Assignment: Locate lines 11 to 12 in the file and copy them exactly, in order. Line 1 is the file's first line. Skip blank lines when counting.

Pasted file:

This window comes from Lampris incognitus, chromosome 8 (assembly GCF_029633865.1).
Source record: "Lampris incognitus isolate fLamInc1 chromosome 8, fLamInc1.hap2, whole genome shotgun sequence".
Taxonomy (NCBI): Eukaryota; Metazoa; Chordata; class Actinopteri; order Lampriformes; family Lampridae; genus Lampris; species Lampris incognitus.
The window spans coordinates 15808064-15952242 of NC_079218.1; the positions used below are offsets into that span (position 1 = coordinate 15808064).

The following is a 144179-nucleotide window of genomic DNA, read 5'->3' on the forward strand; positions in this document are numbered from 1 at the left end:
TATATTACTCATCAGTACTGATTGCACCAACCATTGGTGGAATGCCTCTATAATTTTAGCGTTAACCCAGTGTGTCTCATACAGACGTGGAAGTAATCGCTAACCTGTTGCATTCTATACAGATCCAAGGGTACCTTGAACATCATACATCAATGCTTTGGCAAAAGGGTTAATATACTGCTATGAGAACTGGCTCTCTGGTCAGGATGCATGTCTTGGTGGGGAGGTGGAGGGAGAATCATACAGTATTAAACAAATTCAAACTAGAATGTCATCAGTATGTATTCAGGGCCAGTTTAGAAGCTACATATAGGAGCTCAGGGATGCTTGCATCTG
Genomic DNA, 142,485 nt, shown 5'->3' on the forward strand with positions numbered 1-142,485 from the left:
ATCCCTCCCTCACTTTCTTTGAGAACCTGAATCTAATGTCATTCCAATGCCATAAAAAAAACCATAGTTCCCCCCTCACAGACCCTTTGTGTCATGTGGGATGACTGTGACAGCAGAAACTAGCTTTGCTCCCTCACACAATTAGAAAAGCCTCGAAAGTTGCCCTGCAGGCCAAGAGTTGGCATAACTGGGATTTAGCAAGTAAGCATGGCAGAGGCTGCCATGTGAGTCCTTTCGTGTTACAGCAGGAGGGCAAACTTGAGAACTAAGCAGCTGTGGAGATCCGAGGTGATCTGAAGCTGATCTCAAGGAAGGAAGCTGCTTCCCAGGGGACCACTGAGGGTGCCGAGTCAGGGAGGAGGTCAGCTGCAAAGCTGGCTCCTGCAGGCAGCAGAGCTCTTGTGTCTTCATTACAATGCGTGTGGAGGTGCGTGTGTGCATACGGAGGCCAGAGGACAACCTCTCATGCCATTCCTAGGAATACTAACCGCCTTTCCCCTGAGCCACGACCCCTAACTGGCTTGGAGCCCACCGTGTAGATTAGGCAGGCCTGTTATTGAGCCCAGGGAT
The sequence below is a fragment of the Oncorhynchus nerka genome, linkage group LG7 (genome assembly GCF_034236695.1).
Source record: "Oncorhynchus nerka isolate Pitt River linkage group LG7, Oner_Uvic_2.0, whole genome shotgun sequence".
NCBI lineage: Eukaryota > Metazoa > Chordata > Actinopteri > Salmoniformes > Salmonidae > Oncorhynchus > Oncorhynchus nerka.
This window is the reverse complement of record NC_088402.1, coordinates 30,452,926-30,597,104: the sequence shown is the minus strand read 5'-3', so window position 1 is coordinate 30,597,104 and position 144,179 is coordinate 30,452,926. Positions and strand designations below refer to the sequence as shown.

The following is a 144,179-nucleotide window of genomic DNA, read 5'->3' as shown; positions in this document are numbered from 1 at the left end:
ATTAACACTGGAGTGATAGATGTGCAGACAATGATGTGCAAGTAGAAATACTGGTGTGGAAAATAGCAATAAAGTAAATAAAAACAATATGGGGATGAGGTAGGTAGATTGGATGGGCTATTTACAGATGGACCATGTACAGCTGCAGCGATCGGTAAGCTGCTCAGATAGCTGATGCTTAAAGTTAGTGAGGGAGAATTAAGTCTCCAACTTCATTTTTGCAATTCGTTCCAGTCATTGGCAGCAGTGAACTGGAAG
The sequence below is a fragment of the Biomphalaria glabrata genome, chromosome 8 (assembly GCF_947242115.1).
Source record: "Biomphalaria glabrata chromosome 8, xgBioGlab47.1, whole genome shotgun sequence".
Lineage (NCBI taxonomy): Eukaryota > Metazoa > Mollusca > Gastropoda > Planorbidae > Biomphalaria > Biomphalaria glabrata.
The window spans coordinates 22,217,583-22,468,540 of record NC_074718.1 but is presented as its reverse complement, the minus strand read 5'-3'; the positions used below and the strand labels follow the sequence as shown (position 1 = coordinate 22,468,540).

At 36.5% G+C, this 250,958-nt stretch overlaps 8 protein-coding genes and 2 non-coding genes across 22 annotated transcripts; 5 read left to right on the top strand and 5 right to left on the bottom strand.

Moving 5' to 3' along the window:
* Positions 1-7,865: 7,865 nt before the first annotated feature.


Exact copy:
NCBI lineage: Eukaryota > Metazoa > Chordata > Actinopteri > Salmoniformes > Salmonidae > Oncorhynchus > Oncorhynchus nerka.
This window is the reverse complement of record NC_088402.1, coordinates 30,452,926-30,597,104: the sequence shown is the minus strand read 5'-3', so window position 1 is coordinate 30,597,104 and position 144,179 is coordinate 30,452,926. Positions and strand designations below refer to the sequence as shown.